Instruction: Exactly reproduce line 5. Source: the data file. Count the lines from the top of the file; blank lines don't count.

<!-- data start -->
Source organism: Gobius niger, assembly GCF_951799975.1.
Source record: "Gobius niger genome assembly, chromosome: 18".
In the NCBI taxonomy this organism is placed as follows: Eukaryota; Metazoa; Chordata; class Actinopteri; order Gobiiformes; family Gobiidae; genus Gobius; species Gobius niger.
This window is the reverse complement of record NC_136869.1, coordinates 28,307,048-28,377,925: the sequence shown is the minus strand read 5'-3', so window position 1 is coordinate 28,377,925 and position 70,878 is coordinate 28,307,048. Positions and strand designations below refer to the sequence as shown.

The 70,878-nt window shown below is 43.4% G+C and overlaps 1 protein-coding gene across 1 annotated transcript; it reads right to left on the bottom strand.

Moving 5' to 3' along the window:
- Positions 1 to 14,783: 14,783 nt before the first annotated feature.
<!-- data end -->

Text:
The 70,878-nt window shown below is 43.4% G+C and overlaps 1 protein-coding gene across 1 annotated transcript; it reads right to left on the bottom strand.